Some banks and credit institutions offer “free” travel insurance when you book a trip using their premium credit cards. This ready-to-go cover is very convenient, but can you depend on it?
Credit versus standalone cover
Most credit card travel insurance policies cover you for all the usual things like medical emergencies, cancellation and protection for baggage and items. But they do differ from standalone policies, so it’s essential you check the small print.
- Chances are your credit card insurance won’t automatically cover your pre-existing condition. You’ll need to call your insurer and arrange to pay an extra fee or premium.
- Standalone policies usually have a variable excess, but the excess on credit card policies tends to be fixed at a higher rate.
- Most credit card insurance policies only cover short trips of less than three months.
- Credit card travel insurance often has no age limits, which will be a benefit for some.
- Credit card travel insurance is not based on location (unlike regular travel insurance), which means you can travel from Europe to the US without having to worry if your policy covers both areas.
- Credit card insurance doesn’t apply to domestic travel, although some platinum cards will reimburse expenses associated with domestic flight delays and missed connections.
- Credit card policies tend to deliver better cash coverage (up to $1000), while most standalone policies only cover $100-200.
- You may not be able to claim reimbursement unless you pay for purchases with your credit card, such as buying emergency items after a baggage delay.
Ask for a copy of the policy wording from your bank or credit card provider, and make sure it meets your personal needs and situation.
Activating your card’s insurance
Your travel insurance should activate automatically when you use your credit card to book a trip. But there are plenty of traps in the small print to watch out for here, too.
- In most cases, complementary insurance only activates if you book return travel.
- If you want cover for your spouse or dependants, you must also purchase their tickets on your card.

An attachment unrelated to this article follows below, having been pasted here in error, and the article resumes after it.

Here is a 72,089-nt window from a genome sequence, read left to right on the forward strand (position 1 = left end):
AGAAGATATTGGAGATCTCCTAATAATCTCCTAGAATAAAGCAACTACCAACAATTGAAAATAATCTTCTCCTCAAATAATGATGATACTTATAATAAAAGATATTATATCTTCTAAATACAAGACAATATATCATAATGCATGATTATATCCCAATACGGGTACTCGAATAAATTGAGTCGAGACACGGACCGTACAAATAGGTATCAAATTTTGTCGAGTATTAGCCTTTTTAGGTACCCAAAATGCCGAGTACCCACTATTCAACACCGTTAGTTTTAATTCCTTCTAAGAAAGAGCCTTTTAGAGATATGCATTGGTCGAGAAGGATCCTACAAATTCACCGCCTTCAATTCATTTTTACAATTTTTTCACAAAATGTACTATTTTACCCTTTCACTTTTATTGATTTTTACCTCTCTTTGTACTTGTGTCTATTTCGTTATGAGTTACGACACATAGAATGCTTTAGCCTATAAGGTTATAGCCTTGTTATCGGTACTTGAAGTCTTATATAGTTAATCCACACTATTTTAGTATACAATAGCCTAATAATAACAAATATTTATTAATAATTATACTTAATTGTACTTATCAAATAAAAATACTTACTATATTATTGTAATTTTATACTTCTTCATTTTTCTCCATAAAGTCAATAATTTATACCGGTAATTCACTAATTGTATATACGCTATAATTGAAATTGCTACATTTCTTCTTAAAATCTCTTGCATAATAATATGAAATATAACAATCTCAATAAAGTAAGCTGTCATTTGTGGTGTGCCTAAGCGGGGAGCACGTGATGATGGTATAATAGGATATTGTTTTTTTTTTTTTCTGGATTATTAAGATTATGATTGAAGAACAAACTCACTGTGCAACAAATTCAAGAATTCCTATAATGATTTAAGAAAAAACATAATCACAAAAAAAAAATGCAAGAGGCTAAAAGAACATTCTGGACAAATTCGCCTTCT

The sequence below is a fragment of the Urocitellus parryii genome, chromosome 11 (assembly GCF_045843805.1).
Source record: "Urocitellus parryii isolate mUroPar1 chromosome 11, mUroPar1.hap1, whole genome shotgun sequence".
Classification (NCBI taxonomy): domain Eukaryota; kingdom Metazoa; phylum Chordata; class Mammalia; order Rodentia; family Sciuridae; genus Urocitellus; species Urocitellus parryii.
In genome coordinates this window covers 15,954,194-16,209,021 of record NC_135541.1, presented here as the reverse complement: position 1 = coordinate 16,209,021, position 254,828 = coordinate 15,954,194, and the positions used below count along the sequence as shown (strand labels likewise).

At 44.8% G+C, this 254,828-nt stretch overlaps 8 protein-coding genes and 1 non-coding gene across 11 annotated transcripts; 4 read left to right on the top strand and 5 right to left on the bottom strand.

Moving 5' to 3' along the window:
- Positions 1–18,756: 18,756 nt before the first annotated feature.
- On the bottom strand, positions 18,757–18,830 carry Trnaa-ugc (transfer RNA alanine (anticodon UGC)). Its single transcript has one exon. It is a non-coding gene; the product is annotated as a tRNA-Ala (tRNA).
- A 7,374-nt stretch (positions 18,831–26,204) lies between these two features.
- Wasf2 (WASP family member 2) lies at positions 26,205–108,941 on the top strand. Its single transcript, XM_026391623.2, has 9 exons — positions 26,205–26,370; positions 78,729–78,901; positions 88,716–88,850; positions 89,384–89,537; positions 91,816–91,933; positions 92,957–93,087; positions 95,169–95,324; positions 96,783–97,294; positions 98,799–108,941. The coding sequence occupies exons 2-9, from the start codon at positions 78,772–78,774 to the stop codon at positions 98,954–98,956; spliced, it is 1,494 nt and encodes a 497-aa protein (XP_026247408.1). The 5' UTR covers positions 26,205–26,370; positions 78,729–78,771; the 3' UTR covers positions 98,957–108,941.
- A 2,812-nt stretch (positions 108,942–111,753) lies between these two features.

- You’ll need to spend a minimum amount on travel costs (usually $500-$1000) to activate your insurance, so if you’re booking bargain-basement flights you could miss out.
- Some insurance providers only require you to pay a portion of the travel costs on the card, which is handy if you’re using frequent flyer points to pay for part of the ticket.
- Some allow you to pay with rewards points as long as they were accumulated on programs directly linked with your credit card.
If in doubt, call you credit card provider to confirm your insurance has been activated.
Case study: Sean*
Sean found a great deal online for a trip to Bali, Indonesia, and paid for the flight with his credit card. Sean’s credit card also offered complementary travel insurance, so he assumed he was automatically covered because he had used his credit card for the ticket. Unfortunately, when Sean landed in Bali, a taxi driver drove off with his suitcase and surfboard already loaded into the van.
Sean submitted a claim for lost luggage, but because he hadn’t exceeded the minimum required pre-departure spending on his credit card, he wasn’t insured at all. He lost more than $2000 as a result.
Most premium credit cards (gold and platinum cards with extra features) have hefty annual fees. If you regularly take advantage of the extra features, including travel insurance, then the expense may be worth it. But if you only travel occasionally, buying standalone insurance and using a low-fee credit card could be more cost-effective.
Source: Smart Traveller